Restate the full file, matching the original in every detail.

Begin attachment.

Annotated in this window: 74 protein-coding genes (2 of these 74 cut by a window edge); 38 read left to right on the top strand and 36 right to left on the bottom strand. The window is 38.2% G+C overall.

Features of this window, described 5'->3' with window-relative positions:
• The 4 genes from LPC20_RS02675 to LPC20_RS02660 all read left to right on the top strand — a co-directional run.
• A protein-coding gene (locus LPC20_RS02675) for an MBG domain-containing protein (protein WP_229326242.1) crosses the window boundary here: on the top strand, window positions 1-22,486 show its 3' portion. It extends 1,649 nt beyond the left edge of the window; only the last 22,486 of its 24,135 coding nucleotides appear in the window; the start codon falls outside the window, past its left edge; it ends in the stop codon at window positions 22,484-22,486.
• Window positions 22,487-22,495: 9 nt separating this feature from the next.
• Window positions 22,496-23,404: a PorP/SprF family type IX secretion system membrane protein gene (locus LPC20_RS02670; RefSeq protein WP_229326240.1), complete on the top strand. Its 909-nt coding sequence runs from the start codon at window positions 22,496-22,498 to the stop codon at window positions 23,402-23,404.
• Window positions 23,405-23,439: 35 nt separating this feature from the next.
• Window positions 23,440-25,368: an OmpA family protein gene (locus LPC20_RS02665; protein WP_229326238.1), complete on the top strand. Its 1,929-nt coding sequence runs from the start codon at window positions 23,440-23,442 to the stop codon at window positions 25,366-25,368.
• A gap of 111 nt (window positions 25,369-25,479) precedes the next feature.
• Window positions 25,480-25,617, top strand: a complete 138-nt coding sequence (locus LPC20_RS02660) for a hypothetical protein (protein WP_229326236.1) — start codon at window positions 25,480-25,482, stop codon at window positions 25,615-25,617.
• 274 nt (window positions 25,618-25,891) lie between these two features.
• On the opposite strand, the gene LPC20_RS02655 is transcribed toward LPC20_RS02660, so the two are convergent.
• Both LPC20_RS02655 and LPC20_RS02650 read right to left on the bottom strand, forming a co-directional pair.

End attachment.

Annotated in this window: 74 protein-coding genes (2 of these 74 cut by a window edge); 38 read left to right on the top strand and 36 right to left on the bottom strand. The window is 38.2% G+C overall.

Features of this window, described 5'->3' with window-relative positions:
• The 4 genes from LPC20_RS02675 to LPC20_RS02660 all read left to right on the top strand — a co-directional run.
• A protein-coding gene (locus LPC20_RS02675) for an MBG domain-containing protein (protein WP_229326242.1) crosses the window boundary here: on the top strand, window positions 1-22,486 show its 3' portion. It extends 1,649 nt beyond the left edge of the window; only the last 22,486 of its 24,135 coding nucleotides appear in the window; the start codon falls outside the window, past its left edge; it ends in the stop codon at window positions 22,484-22,486.
• Window positions 22,487-22,495: 9 nt separating this feature from the next.
• Window positions 22,496-23,404: a PorP/SprF family type IX secretion system membrane protein gene (locus LPC20_RS02670; RefSeq protein WP_229326240.1), complete on the top strand. Its 909-nt coding sequence runs from the start codon at window positions 22,496-22,498 to the stop codon at window positions 23,402-23,404.
• Window positions 23,405-23,439: 35 nt separating this feature from the next.
• Window positions 23,440-25,368: an OmpA family protein gene (locus LPC20_RS02665; protein WP_229326238.1), complete on the top strand. Its 1,929-nt coding sequence runs from the start codon at window positions 23,440-23,442 to the stop codon at window positions 25,366-25,368.
• A gap of 111 nt (window positions 25,369-25,479) precedes the next feature.
• Window positions 25,480-25,617, top strand: a complete 138-nt coding sequence (locus LPC20_RS02660) for a hypothetical protein (protein WP_229326236.1) — start codon at window positions 25,480-25,482, stop codon at window positions 25,615-25,617.
• 274 nt (window positions 25,618-25,891) lie between these two features.
• On the opposite strand, the gene LPC20_RS02655 is transcribed toward LPC20_RS02660, so the two are convergent.
• Both LPC20_RS02655 and LPC20_RS02650 read right to left on the bottom strand, forming a co-directional pair.